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A series of
BALLADS & METRICAL TALES
FAIRY MYTHOLOGY OF EUROPE.
“ Love them that honest be,
And help them in necessitie.”
LONGMAN, BROWN, GREEN, LONGMANS, & ROBERTS.
The right of translation is reserved.
“ I would not for any quantity of gold part with the wonderful tales which I have retained from my earliest childhood, or have met with in my progress through life.”
The Author has been led to the composition of this Work chiefly by the fact, that while Fairy Lore possesses a charm and attraction above all others for young people, and while its value and importance as a means of moral instruction are fully recognised, much of our Fairy Literature, so eagerly longed for and so greedily devoured, is but moral poison,- weakened by unmeaning extravagances, polluted by indelicate allusions, and disfigured by purposeless cruelties and crimes.
The Fairy Mythology has always appeared to him to present peculiar advantages as a medium for virtuous teaching, consisting as it does of fictions unequalled in beauty and interest when viewed as individual conceptions, perfect and complete as an elaborated series, and strangely wonderful as forming a system of semi-belief once common to all countries and all races of men. With this view, he has aimed at a series of Tales of a pure moral character, in that form of composition which he considers the most effective,— Ballads of varied structure and rhythm. He has devoted one to each of the principal personages of the Fairy Family, choosing a subject in other respects of strong human interest, and characteristic of the people among whom the scene is laid ; and he has made it an object of special care, that the moral shall be worked out in the development of the tale—not tacked to the end of it, to stand in pointed but unamiable antithesis to all that has gone before. But, while ever keeping this higher object in view, he has earnestly endeavoured to preserve the true mythologic character of the various personages, their powers, attributes and dispositions, habits, personal appearance and costumes; so that the Work should fulfil the promise on the title-page-illustrate the Fairy Mythology of Europe.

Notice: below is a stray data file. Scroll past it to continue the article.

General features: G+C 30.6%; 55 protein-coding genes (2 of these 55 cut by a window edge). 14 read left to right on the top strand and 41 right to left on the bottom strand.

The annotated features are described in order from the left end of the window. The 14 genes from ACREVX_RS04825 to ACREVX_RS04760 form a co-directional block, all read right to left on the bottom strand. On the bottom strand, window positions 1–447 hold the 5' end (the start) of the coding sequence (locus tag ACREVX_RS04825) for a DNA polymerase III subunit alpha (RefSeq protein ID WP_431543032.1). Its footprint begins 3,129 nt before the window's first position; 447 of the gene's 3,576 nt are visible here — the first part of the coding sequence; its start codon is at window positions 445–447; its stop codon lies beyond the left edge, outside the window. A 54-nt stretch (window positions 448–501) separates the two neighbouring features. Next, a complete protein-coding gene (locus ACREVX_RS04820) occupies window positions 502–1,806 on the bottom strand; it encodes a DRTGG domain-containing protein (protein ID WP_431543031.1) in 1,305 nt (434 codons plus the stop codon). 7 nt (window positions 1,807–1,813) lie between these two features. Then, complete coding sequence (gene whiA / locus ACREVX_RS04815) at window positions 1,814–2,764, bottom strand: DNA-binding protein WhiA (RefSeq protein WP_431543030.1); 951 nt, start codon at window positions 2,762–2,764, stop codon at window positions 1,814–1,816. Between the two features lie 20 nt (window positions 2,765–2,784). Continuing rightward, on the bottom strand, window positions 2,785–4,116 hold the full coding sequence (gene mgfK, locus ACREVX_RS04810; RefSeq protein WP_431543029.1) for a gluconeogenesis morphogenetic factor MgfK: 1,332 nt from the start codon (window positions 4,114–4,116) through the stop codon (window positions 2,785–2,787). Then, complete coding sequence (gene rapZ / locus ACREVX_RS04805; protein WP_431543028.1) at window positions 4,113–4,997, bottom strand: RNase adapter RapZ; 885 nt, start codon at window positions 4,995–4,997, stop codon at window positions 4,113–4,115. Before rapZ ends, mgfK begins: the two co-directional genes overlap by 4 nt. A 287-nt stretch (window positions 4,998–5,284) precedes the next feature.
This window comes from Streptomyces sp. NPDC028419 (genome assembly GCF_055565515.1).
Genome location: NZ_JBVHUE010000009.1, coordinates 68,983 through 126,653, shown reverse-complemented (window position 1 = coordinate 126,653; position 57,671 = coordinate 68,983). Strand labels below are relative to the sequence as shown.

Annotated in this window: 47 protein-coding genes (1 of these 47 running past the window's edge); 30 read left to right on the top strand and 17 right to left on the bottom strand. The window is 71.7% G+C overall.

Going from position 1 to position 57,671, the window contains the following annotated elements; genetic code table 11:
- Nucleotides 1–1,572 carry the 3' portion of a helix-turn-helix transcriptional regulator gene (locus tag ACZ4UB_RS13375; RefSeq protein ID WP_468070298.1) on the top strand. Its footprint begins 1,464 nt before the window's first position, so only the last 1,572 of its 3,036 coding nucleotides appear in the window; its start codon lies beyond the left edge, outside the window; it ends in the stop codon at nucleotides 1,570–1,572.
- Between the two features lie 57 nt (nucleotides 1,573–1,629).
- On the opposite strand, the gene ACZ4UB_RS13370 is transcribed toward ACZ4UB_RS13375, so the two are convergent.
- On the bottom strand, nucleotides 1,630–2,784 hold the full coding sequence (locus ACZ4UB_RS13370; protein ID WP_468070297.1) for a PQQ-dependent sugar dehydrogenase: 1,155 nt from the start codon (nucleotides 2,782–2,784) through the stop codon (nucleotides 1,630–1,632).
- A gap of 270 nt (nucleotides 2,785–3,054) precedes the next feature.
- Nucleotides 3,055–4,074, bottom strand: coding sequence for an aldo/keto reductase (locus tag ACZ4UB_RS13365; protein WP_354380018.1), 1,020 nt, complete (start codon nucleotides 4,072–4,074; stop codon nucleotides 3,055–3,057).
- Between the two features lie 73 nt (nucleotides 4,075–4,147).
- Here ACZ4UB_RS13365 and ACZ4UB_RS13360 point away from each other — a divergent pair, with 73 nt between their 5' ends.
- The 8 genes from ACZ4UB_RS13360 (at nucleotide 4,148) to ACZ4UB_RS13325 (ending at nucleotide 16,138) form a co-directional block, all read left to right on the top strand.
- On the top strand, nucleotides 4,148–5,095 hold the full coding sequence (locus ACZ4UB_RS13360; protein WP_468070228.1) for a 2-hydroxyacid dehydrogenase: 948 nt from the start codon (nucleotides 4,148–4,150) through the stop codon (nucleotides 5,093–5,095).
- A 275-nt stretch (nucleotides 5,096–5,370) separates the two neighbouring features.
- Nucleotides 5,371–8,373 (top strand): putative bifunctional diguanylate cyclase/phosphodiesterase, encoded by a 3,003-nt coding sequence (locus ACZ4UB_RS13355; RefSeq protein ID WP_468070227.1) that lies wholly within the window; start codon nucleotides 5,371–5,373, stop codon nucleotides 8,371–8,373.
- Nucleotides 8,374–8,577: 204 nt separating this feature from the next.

Much of the material thus employed is drawn from a store collected by the Author in early life from oral tradition, the rest from the works of Keightley, Grimm, Mallet, Thorpe, Scott, Leyden, Southey, Chambers, and other well-known writers on Fairy Lore. He has not cumbered his pages with references to his authorities,